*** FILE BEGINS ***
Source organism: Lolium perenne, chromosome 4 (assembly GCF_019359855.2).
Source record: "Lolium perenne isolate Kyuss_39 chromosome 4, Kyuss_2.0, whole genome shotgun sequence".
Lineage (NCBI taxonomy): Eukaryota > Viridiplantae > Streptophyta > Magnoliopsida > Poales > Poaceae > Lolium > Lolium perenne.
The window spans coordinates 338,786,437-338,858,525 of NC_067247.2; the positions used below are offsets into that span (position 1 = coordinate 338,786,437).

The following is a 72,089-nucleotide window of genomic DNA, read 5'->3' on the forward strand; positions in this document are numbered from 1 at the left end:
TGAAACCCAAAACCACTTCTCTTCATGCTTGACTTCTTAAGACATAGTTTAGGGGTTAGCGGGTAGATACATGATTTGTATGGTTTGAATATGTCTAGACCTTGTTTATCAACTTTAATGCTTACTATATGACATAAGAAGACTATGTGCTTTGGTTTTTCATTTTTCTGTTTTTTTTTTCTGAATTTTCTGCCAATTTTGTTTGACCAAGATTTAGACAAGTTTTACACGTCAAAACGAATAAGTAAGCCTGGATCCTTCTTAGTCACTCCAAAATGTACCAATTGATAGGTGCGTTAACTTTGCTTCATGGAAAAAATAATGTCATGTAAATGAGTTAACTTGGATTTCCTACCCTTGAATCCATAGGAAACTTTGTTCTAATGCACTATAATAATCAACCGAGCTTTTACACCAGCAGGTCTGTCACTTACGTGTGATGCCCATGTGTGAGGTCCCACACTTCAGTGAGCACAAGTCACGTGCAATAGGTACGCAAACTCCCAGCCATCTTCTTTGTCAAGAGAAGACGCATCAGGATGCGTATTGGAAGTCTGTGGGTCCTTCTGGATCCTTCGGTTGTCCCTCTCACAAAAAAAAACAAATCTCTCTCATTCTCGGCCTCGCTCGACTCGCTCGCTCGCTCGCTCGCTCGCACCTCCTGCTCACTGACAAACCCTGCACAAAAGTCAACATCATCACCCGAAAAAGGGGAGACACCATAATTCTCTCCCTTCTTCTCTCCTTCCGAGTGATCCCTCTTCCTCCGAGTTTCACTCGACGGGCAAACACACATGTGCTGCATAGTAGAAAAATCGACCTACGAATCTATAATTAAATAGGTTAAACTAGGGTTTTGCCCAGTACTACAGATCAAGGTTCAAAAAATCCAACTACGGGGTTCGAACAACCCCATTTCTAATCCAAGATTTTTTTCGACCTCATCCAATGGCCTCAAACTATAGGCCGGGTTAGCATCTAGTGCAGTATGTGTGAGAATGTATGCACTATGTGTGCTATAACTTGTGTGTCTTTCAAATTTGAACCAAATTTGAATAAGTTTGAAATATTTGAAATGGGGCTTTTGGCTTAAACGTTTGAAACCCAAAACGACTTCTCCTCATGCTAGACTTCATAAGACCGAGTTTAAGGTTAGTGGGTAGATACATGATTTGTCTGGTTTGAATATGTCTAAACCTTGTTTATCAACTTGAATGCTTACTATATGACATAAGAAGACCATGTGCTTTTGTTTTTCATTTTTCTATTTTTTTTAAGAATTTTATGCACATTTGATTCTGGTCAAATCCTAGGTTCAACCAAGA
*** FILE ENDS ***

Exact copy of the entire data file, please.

Source organism: Lolium perenne, chromosome 4 (assembly GCF_019359855.2).
Source record: "Lolium perenne isolate Kyuss_39 chromosome 4, Kyuss_2.0, whole genome shotgun sequence".
Lineage (NCBI taxonomy): Eukaryota > Viridiplantae > Streptophyta > Magnoliopsida > Poales > Poaceae > Lolium > Lolium perenne.
The window spans coordinates 338,786,437-338,858,525 of NC_067247.2; the positions used below are offsets into that span (position 1 = coordinate 338,786,437).

The following is a 72,089-nucleotide window of genomic DNA, read 5'->3' on the forward strand; positions in this document are numbered from 1 at the left end:
TGAAACCCAAAACCACTTCTCTTCATGCTTGACTTCTTAAGACATAGTTTAGGGGTTAGCGGGTAGATACATGATTTGTATGGTTTGAATATGTCTAGACCTTGTTTATCAACTTTAATGCTTACTATATGACATAAGAAGACTATGTGCTTTGGTTTTTCATTTTTCTGTTTTTTTTTTCTGAATTTTCTGCCAATTTTGTTTGACCAAGATTTAGACAAGTTTTACACGTCAAAACGAATAAGTAAGCCTGGATCCTTCTTAGTCACTCCAAAATGTACCAATTGATAGGTGCGTTAACTTTGCTTCATGGAAAAAATAATGTCATGTAAATGAGTTAACTTGGATTTCCTACCCTTGAATCCATAGGAAACTTTGTTCTAATGCACTATAATAATCAACCGAGCTTTTACACCAGCAGGTCTGTCACTTACGTGTGATGCCCATGTGTGAGGTCCCACACTTCAGTGAGCACAAGTCACGTGCAATAGGTACGCAAACTCCCAGCCATCTTCTTTGTCAAGAGAAGACGCATCAGGATGCGTATTGGAAGTCTGTGGGTCCTTCTGGATCCTTCGGTTGTCCCTCTCACAAAAAAAAACAAATCTCTCTCATTCTCGGCCTCGCTCGACTCGCTCGCTCGCTCGCTCGCTCGCACCTCCTGCTCACTGACAAACCCTGCACAAAAGTCAACATCATCACCCGAAAAAGGGGAGACACCATAATTCTCTCCCTTCTTCTCTCCTTCCGAGTGATCCCTCTTCCTCCGAGTTTCACTCGACGGGCAAACACACATGTGCTGCATAGTAGAAAAATCGACCTACGAATCTATAATTAAATAGGTTAAACTAGGGTTTTGCCCAGTACTACAGATCAAGGTTCAAAAAATCCAACTACGGGGTTCGAACAACCCCATTTCTAATCCAAGATTTTTTTCGACCTCATCCAATGGCCTCAAACTATAGGCCGGGTTAGCATCTAGTGCAGTATGTGTGAGAATGTATGCACTATGTGTGCTATAACTTGTGTGTCTTTCAAATTTGAACCAAATTTGAATAAGTTTGAAATATTTGAAATGGGGCTTTTGGCTTAAACGTTTGAAACCCAAAACGACTTCTCCTCATGCTAGACTTCATAAGACCGAGTTTAAGGTTAGTGGGTAGATACATGATTTGTCTGGTTTGAATATGTCTAAACCTTGTTTATCAACTTGAATGCTTACTATATGACATAAGAAGACCATGTGCTTTTGTTTTTCATTTTTCTATTTTTTTTAAGAATTTTATGCACATTTGATTCTGGTCAAATCCTAGGTTCAACCAAGA